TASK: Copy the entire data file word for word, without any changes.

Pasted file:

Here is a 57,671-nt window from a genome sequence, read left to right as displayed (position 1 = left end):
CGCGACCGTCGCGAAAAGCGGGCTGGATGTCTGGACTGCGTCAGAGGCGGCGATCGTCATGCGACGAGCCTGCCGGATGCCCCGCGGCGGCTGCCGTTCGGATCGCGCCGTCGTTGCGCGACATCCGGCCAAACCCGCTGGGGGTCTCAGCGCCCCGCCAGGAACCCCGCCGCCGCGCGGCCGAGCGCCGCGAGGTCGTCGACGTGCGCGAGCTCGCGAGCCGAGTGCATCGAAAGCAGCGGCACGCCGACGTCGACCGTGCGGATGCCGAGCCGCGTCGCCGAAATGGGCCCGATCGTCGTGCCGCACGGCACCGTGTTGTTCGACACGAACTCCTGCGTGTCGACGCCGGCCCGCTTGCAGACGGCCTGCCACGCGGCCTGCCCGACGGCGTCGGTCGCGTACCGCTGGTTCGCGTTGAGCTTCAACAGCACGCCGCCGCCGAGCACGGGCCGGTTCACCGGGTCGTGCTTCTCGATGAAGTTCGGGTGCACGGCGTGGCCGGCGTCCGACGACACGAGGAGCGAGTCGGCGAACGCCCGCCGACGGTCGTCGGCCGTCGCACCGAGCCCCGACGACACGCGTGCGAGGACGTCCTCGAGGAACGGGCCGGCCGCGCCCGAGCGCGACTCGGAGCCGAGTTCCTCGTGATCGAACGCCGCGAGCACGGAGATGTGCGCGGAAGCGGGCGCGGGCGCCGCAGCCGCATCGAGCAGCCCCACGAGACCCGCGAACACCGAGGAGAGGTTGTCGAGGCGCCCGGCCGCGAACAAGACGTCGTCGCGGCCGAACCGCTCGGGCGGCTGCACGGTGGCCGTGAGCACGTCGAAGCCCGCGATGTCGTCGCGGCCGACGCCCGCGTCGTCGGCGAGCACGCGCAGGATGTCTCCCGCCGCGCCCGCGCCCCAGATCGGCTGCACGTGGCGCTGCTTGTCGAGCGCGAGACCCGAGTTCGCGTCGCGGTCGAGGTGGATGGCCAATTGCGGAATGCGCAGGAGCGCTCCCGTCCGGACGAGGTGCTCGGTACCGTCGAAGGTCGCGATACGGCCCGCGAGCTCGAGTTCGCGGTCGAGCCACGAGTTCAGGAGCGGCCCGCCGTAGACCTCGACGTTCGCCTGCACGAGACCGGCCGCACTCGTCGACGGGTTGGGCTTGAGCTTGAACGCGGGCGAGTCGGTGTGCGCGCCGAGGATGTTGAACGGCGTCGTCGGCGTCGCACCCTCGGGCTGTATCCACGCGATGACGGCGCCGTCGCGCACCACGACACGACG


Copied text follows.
Here is a 57,671-nt window from a genome sequence, read left to right as displayed (position 1 = left end):
CGCGACCGTCGCGAAAAGCGGGCTGGATGTCTGGACTGCGTCAGAGGCGGCGATCGTCATGCGACGAGCCTGCCGGATGCCCCGCGGCGGCTGCCGTTCGGATCGCGCCGTCGTTGCGCGACATCCGGCCAAACCCGCTGGGGGTCTCAGCGCCCCGCCAGGAACCCCGCCGCCGCGCGGCCGAGCGCCGCGAGGTCGTCGACGTGCGCGAGCTCGCGAGCCGAGTGCATCGAAAGCAGCGGCACGCCGACGTCGACCGTGCGGATGCCGAGCCGCGTCGCCGAAATGGGCCCGATCGTCGTGCCGCACGGCACCGTGTTGTTCGACACGAACTCCTGCGTGTCGACGCCGGCCCGCTTGCAGACGGCCTGCCACGCGGCCTGCCCGACGGCGTCGGTCGCGTACCGCTGGTTCGCGTTGAGCTTCAACAGCACGCCGCCGCCGAGCACGGGCCGGTTCACCGGGTCGTGCTTCTCGATGAAGTTCGGGTGCACGGCGTGGCCGGCGTCCGACGACACGAGGAGCGAGTCGGCGAACGCCCGCCGACGGTCGTCGGCCGTCGCACCGAGCCCCGACGACACGCGTGCGAGGACGTCCTCGAGGAACGGGCCGGCCGCGCCCGAGCGCGACTCGGAGCCGAGTTCCTCGTGATCGAACGCCGCGAGCACGGAGATGTGCGCGGAAGCGGGCGCGGGCGCCGCAGCCGCATCGAGCAGCCCCACGAGACCCGCGAACACCGAGGAGAGGTTGTCGAGGCGCCCGGCCGCGAACAAGACGTCGTCGCGGCCGAACCGCTCGGGCGGCTGCACGGTGGCCGTGAGCACGTCGAAGCCCGCGATGTCGTCGCGGCCGACGCCCGCGTCGTCGGCGAGCACGCGCAGGATGTCTCCCGCCGCGCCCGCGCCCCAGATCGGCTGCACGTGGCGCTGCTTGTCGAGCGCGAGACCCGAGTTCGCGTCGCGGTCGAGGTGGATGGCCAATTGCGGAATGCGCAGGAGCGCTCCCGTCCGGACGAGGTGCTCGGTACCGTCGAAGGTCGCGATACGGCCCGCGAGCTCGAGTTCGCGGTCGAGCCACGAGTTCAGGAGCGGCCCGCCGTAGACCTCGACGTTCGCCTGCACGAGACCGGCCGCACTCGTCGACGGGTTGGGCTTGAGCTTGAACGCGGGCGAGTCGGTGTGCGCGCCGAGGATGTTGAACGGCGTCGTCGGCGTCGCACCCTCGGGCTGTATCCACGCGATGACGGCGCCGTCGCGCACCACGACACGACG